Big data, little data10 Jul 2013
Jacquelyn Gill is a paleoecologist who writes at her blog, The Contemplative Mammoth. Today she ponders a paradox: at the same time that pollen data are more and more in demand for meta-analyses, positions and funding for primary analysis of pollen have been decreasing: “Is pollen analysis dead? Paleoecology in the era of big data”.
Pollen analysis is expensive, time-consuming, and even hazardous (hello, hydrofluoric acid!). I often joke that a week in the field translates to a year in the lab; It can take as much as a year to produce a single pollen diagram from one sediment core. Add to that the time and costs associated with radiocarbon dating (anywhere from $250 to $600 a pop!) and any other analyses to fill out the environmental picture. In the time it takes someone to publish one paper based on pollen data they collected, someone analyzing pollen data can generate several papers. Theres arguably less reward (from a publications perspective) for that single site than there is from a multi-site synthesis. With these in mind, its easy to see how it can be more attractive to work with pollen data than to generate it.
Heres the thing: We need to be generating pollen records. There are major gaps in spatial and temporal coverage even in North America, let alone the rest of the world South America, Africa, Asia, and Australia have some excellent records but nowhere near the spatial or temporal coverage of Europe and North America.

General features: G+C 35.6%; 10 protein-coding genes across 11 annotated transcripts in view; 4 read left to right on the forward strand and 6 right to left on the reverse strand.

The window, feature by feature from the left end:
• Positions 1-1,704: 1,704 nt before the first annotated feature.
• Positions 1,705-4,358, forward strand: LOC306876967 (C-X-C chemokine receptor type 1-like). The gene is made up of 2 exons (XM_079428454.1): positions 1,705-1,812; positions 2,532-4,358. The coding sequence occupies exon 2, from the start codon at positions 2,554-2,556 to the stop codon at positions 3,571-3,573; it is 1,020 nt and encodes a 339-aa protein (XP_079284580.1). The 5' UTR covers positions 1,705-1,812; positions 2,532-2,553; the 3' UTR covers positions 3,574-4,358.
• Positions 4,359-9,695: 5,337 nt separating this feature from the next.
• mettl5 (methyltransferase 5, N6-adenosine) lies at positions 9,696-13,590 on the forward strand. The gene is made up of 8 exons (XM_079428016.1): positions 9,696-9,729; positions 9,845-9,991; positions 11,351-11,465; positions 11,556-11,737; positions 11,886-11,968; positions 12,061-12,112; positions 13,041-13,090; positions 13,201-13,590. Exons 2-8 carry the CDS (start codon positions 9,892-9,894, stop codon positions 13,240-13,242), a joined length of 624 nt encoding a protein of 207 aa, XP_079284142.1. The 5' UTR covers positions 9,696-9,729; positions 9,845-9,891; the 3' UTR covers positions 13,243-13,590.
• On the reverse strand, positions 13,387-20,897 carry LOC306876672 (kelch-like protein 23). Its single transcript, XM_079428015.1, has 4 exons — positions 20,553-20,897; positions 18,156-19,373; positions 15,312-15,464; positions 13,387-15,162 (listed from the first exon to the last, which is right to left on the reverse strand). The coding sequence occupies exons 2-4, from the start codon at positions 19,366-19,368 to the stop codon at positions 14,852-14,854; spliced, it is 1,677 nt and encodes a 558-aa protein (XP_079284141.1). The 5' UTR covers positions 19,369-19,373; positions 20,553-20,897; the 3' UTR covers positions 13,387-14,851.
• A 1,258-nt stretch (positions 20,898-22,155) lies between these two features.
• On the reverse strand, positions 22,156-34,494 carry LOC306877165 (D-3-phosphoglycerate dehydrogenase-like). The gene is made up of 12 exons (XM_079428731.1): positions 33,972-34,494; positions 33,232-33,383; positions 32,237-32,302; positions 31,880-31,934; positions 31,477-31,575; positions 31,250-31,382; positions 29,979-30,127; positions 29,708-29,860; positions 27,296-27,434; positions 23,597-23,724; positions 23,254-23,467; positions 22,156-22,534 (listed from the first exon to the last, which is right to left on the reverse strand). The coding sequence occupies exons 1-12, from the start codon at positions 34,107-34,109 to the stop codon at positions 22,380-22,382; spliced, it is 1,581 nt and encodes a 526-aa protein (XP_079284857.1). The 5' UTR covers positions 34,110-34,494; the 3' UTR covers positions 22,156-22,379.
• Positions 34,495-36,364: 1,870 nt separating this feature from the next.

Meta-analysis of “big data” is sexy, and tests the kinds of theories that make waves in science, but cannot proceed without primary data gathering. In human genetics, many “big data” projects (like the 1000 Genomes Project) are explicitly collaborations among many labs and research groups, so that primary data gathering is integrated with a series of meta-analyses at different scales. And the data are then openly made available to other researchers to do further meta-analysis, or to add their own datasets. That kind of system takes pretty explicit centralization of funding.
In paleoanthropology, we have pretty much the opposite. Meta-analysis is not a funding priority, and primary data-gathering (excavation, description) still can build a very good career. But we sometimes struggle with higher-order hypotheses that can be answered only by open analysis of data from many sites. This is because key data from some places are hidden away, only accessible by a small cadre of researchers.
So there are two ways that different fields have addressed the empirical data gathering crunch: Hide data so that only people generating new data can publish, or centralize data availability so that many people have an incentive to add new data. You can guess which one I think works better…